Tasked with fitting a washer and two dryers into this slim laundry room, designer RaeLynn Callaway of Classically Yours Interiors had limited space to add storage. She configured the cabinets to make the most of every inch, including open niches for bins and baskets. She also paid special attention to aesthetics, with lively green paint and corner cabinets that house art and accents. "I have realized that if you have a 'happy' laundry room you have a happy laundry person," Callaway says. Fun colors, cabinet hardware, flooring patterns and decor can really make a difference."
Kitchen compost bins make it easy to save your food scraps without making a special trip outoors. A bucket or pail with a lid will do, and if countertop space is tight, you can tuck your kitchen collector under a cabinet or inside a pantry. If odors are a problem, opt for a collector with a built-in carbon filtration system. It will let the scraps get enough air to decompose while it controls icky smells.
The single mother and daughter who live in this Decatur home outside Atlanta share a pretty space where toys and other kids gear is hidden within the beautiful design. A buffet cleverly hides bins with toys. "This project is a great example of a common request I get from clients with small children, who do not need a formal dining area: how to create a play space without having a room that's completely devoted to kids and toys," " says designer Gina Sims. These clients want a space for their children, but do not want to lose the "adult" feel of the room. This is a common issue as more clients choose open-concept homes.
Aside from the kitchen, Chris planned to spend the least amount of money on his second bedroom, which would be used as an office. Taking the advice of a designer friend, he had the room painted in a blue-grey tone from Sherwin-Williams called Krypton and had custom draperies in a modern print made from a clearance bin fabric at $11.99 per yard. Since his laptop is pretty much the only thing he needs to work from home, the room was simply furnished with a vintage desk picked up from an antique market for $600 and paired with a black woven grass chair from IKEA that was $59. To soften the area underfoot, he installed FLOR tiles in a striped pattern, alternating each tile for a parquet look.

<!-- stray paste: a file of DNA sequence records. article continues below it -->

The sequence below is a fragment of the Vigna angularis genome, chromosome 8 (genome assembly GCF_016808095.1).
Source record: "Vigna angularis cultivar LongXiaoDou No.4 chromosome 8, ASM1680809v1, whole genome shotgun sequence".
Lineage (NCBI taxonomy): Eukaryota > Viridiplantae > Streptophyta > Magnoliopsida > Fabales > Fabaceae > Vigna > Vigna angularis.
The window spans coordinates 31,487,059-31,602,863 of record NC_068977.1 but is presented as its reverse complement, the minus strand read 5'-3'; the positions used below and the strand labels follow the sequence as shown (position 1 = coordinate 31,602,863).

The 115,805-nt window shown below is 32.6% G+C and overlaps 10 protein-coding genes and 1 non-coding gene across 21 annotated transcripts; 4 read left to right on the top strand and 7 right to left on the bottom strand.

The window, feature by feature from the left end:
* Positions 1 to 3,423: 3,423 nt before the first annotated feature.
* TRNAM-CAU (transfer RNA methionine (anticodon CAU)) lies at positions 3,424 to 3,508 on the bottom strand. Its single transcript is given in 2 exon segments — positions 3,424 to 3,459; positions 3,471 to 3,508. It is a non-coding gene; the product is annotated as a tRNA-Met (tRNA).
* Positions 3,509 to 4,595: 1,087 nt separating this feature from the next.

Primroses (Primulas) bloom in early spring or late winter. Their sweet flowers last for a few weeks indoors, and after they fade, most gardeners toss them in the compost bin. The Victorians loved primroses, growing the plants in greenhouses and conservatories. They've never really gone out of favor, although it’s not easy to coax them back into bloom. For best results, keep their soil slightly moist, grow them in a cool room, and add humidity to the air by sitting them atop some gravel in a tray filled with a little water. To stimulate more blooms, move your primrose outside when the weather is reliably warm. Bring it back indoors before frost, let it go dormant for a month or two and cross your fingers--or just buy new plants to enjoy. ‘Sweet 16’ is a large-flowered variety that blooms in white and shades of pink.